The change Alperowicz and Altschuler say they would most like to see would be for leaders to be drawn from those professors actually teaching the section.
“Section leaders should teach for a semester, and it should be a professor who wants to be a section leader and has the time,” Altschuler says.
Section leaders might also follow Professor Bruce Hay’s example and work with students, who may have more time than professors, to plan section events, Alperowicz and Altschuler say.
Rakoff notes that implementation of this concept is only beginning.
“From the faculty point of view, most people are pretty positive about it, bu
t the faculty leaders feel they are still experimenting — what’s too little and what’s too much,” Rakoff says.
Meltzer says he agrees: “There’s a real question about what’s the right number of events to schedule. There are always lots of activities going on at the law school.”
The new system has also made possible changes to the Law School’s system of advising, Meltzer says.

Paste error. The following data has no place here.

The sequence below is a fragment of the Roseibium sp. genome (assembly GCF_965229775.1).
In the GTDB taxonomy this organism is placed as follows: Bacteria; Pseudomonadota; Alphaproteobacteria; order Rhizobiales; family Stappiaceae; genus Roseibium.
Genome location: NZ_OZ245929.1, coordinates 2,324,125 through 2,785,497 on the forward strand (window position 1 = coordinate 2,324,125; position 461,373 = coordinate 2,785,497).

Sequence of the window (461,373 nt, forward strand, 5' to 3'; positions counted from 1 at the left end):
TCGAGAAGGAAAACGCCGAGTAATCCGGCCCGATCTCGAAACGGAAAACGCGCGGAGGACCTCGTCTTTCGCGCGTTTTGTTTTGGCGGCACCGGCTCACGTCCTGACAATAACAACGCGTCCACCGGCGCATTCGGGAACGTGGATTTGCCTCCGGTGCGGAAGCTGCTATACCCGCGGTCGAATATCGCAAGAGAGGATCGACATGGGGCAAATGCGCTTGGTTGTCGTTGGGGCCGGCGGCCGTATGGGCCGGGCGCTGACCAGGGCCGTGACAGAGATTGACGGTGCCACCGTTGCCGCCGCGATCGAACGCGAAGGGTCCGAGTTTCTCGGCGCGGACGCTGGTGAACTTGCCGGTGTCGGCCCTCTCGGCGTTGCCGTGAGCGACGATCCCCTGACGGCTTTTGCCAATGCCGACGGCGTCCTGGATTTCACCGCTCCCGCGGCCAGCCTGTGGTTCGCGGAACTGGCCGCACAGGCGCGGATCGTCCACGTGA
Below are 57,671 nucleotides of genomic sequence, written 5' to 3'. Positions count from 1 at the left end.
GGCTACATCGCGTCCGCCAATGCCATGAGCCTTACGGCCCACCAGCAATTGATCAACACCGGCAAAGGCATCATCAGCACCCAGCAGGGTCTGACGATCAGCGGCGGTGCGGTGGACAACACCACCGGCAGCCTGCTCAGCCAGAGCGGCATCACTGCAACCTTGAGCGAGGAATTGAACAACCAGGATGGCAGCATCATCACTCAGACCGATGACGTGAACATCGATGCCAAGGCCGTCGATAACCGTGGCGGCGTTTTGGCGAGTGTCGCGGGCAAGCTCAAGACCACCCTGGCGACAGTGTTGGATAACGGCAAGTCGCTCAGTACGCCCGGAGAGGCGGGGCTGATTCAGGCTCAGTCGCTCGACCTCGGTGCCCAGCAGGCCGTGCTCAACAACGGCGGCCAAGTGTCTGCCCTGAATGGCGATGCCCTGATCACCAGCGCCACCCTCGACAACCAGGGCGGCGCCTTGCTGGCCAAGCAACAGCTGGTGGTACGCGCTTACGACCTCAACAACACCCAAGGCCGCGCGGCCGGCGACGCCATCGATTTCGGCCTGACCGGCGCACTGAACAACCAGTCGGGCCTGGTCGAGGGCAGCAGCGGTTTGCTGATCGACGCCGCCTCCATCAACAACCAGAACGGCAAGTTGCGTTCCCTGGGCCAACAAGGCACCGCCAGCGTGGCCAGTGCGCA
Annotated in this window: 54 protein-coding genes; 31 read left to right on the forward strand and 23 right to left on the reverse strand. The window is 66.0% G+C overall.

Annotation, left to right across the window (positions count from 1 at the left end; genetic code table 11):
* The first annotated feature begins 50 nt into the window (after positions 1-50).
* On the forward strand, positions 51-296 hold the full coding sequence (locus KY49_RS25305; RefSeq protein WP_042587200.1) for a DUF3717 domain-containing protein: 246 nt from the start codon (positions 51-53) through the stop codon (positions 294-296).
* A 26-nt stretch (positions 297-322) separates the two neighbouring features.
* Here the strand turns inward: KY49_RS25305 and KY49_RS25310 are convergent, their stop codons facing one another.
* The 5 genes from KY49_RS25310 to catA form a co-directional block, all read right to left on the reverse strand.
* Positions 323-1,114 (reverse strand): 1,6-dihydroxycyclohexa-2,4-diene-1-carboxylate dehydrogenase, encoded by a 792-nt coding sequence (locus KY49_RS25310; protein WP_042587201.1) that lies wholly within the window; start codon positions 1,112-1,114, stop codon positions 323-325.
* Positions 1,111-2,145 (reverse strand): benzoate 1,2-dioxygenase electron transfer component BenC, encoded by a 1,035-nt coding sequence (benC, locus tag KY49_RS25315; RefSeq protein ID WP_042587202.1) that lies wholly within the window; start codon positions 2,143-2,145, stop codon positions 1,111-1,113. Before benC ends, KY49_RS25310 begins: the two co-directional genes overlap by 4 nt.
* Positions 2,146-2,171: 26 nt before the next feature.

“I hope it’s a little better than the one we’ve had in the past,” he says.
This new advising structure allows students to select their own advisors from among the ten faculty members “associated” with their section. That way, Meltzer says, students can pick someone with whom they are already familiar or one who specializes in an area they are interested in.
“The idea was that if students wanted advice, they’d be more likely to approach someone who’s a more sensible advisor for them,” he says. “Plus, if students know their advisor, they’ll feel more comfortable about approaching.”
Meltzer says the law colleges system seems to be a net-positive.
“It’s very hard to measure how it has gone,” he says. “But my sense from a number of indicators is that it’s made quite a considerable difference this year. Students seemed to find orientation more welcoming, faculty more accessible, their sections more cohesive. And there are pedagogical and social benefits as well.”
As for the future, “[a]ny of the stuff that requires physical space is just on hold until we come to a resolution about that — to expand past the mini-version we’re operating with now,” Rakoff says.
The Strategic Plan originally contemplated individual common space for each law college.
If space constraints were resolved, Rakoff says: “We would definitely have what you might call a clubhouse, with mailboxes together, a separate room where you could leave your stuff, lockers, a coffee machine, places to study or hang out. You’d have at least that.”